Chihuahuas tend to have eyes that are more prominent or protruding than other dog breeds so it’s not uncommon for them to develop the eye problem known as dry eyes. Dry eyes usually develops in middle-aged or older Chihuahuas and can occur in just one eye or both eyes.
Dry eyes is medically termed Kerato-Conjunctivitis Sicca (kcs), which means inflammation of the cornea and surrounding tissues from drying, thus it occurs when the glands of the eye do not produce sufficient tears.
In your Chihuahua’s eyes, there are two glands for each eye that provide various components of tears. If these glands fail to produce enough tears, the eye will become inflamed which can result in scarring, pigmentation of the cornea, reduced vision or even blindness if left untreated.
Common Symptoms and Signs of Dry Eye Include:
- Redness, irritated eyes
- Eyes appear dull. lusterless or dry constant blinking
- Attempts to paw at the eye
- Thick, green discharge
- Recurring eye infections or corneal ulcers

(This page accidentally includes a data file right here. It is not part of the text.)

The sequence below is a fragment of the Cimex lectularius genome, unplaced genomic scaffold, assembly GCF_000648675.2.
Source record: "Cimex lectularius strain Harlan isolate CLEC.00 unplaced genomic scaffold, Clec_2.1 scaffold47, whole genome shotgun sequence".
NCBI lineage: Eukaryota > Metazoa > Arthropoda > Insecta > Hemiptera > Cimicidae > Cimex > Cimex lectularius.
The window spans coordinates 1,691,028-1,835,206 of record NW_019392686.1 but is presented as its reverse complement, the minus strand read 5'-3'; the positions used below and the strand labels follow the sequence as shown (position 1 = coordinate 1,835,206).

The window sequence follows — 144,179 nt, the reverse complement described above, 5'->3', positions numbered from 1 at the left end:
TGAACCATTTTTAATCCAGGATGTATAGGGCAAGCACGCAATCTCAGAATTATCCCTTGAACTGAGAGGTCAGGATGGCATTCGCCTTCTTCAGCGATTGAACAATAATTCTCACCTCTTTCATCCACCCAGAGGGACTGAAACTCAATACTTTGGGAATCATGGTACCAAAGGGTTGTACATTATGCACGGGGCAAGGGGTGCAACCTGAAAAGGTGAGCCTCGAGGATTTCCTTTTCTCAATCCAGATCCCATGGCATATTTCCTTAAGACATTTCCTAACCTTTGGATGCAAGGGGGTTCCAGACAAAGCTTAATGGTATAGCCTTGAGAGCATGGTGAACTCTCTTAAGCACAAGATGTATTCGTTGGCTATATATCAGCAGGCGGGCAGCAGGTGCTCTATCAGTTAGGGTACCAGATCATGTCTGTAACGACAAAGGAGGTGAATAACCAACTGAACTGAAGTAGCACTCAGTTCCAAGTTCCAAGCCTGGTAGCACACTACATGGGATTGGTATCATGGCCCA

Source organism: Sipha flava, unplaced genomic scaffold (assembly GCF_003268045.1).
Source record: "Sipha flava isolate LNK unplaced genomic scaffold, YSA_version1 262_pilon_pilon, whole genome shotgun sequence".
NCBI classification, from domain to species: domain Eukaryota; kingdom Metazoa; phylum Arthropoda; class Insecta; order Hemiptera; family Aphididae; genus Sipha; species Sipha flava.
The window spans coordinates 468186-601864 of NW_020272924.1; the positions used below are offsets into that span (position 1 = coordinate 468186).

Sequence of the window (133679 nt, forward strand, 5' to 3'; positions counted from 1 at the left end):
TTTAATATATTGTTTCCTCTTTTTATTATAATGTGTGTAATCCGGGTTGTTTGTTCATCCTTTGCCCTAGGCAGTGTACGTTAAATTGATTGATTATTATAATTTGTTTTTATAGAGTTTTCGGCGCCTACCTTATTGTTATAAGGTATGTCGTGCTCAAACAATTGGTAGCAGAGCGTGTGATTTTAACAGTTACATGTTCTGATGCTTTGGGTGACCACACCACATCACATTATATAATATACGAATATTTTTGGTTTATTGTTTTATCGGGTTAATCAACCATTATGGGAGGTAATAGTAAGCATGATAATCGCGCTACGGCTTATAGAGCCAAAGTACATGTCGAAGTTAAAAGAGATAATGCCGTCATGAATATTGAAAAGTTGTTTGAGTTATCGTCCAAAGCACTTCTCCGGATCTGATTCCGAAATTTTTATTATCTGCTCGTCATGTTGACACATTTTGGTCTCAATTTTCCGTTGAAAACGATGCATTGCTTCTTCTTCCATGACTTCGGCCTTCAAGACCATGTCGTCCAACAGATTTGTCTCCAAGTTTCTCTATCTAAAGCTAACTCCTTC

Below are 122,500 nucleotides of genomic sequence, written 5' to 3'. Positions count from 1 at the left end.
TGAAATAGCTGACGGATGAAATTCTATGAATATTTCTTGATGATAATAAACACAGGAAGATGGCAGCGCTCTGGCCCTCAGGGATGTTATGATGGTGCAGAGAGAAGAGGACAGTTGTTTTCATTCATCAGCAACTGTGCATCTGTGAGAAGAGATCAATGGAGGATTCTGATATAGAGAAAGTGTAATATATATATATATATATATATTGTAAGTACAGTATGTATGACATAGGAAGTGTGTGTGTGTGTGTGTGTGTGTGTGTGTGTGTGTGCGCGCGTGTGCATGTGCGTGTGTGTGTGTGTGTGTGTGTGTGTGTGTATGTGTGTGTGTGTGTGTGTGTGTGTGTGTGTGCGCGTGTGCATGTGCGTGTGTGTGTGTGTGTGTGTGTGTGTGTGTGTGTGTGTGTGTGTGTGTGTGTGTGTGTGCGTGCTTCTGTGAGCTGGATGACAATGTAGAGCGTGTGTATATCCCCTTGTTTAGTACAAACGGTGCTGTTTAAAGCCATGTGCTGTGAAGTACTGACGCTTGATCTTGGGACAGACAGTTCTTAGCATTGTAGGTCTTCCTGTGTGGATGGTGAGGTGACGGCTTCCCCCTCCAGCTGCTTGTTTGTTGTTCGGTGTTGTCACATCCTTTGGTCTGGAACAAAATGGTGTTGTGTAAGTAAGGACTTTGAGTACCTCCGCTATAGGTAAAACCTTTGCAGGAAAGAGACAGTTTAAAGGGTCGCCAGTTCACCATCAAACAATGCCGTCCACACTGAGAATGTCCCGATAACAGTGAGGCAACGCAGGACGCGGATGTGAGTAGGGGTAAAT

- Reduced vision
If you notice that your Chihuahua’s eyes seem dry or sticky and they have a hard time blinking after they wake up from a nap or a long night’s sleep, then there is a good chance they have a dry eye. If a thick build up of discharge similar to that eye sleep also develops after naps or sleeps, that too is an indicator that they may have a dry eye.
Dry Eye May be Caused by a Number of Factors Which Include:
- Genetic defects
- Inherited abnormalities
- Viral infections
- Autoimmune conditions
- Removal of the third eyelid tear producing gland
- Certain drugs such as medications containing sulfa
- Eye disease or trauma to the eye
Immune-mediated diseases that damage the tear-producing glands is said to be the most common cause of dry eyes. The Chihuahua’s immune system attacks the cells that produce a portion of the tear film resulting in a decreased production.
Two tests will be performed. The Schirmer Tear Test, which is a simple test that uses a special wicking paper to measure the amount of tear film produced in one minute and the fluorescein stain test, which detects corneal ulcers.
Options for treatment of dry eyes includes the use of eye lubrication or medications that will help to stimulate tear production, replace tears, and reduce inflammation and infection. These include drugs such as cyclosporine, topical antibiotic eye drops, artificial tear ointments and corticosteroids.
Gentle cleaning of your Chihuahua’s eyes several times a day with a warm, wet washcloth will also help your chihuahua feel better and stimulate tear film production.